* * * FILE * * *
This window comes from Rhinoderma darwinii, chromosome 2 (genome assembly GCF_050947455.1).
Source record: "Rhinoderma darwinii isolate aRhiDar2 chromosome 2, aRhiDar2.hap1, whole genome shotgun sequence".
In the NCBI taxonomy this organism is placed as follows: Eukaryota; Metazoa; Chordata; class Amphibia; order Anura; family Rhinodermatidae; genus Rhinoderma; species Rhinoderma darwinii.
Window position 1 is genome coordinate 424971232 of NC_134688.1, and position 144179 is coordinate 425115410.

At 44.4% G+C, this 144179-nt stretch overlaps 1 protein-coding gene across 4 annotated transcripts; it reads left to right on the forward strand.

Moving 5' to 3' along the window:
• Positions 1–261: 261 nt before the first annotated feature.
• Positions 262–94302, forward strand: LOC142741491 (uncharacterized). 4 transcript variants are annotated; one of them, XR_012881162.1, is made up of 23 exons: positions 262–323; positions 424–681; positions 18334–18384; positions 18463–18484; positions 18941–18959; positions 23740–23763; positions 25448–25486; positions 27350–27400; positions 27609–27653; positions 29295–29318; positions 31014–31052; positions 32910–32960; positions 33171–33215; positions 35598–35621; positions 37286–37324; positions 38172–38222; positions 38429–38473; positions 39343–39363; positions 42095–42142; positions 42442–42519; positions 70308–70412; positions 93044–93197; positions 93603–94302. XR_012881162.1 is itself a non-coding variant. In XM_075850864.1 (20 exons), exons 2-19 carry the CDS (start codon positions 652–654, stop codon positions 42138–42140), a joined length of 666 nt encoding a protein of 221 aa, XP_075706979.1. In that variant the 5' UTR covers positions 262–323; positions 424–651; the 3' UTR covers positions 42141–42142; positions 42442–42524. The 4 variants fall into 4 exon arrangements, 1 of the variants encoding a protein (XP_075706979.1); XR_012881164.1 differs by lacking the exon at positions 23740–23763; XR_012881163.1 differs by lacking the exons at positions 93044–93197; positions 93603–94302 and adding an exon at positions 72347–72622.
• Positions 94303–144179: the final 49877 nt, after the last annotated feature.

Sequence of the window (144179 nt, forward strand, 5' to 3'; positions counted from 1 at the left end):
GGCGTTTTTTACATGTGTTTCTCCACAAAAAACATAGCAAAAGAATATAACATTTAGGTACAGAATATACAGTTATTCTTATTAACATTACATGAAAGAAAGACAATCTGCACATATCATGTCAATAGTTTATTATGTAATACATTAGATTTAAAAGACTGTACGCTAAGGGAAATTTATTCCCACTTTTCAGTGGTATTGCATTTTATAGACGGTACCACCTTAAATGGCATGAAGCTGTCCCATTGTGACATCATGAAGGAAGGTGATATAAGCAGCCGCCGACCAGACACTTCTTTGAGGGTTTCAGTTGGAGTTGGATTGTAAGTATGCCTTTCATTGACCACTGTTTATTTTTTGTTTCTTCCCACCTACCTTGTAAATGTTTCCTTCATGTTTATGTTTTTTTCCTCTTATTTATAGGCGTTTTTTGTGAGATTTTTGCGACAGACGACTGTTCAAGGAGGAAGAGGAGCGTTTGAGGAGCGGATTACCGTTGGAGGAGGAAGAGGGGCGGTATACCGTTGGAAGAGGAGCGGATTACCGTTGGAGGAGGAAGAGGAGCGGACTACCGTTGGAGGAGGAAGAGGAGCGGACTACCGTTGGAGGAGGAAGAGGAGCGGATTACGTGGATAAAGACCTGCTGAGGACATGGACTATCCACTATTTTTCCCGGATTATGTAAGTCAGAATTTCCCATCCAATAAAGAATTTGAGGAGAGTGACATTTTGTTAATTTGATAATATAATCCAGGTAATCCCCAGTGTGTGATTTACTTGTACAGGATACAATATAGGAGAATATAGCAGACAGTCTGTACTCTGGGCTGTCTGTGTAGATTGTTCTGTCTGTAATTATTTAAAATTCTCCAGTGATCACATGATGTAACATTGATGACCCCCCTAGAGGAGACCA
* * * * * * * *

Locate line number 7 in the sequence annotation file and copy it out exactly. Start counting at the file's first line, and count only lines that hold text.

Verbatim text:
• Positions 1–261: 261 nt before the first annotated feature.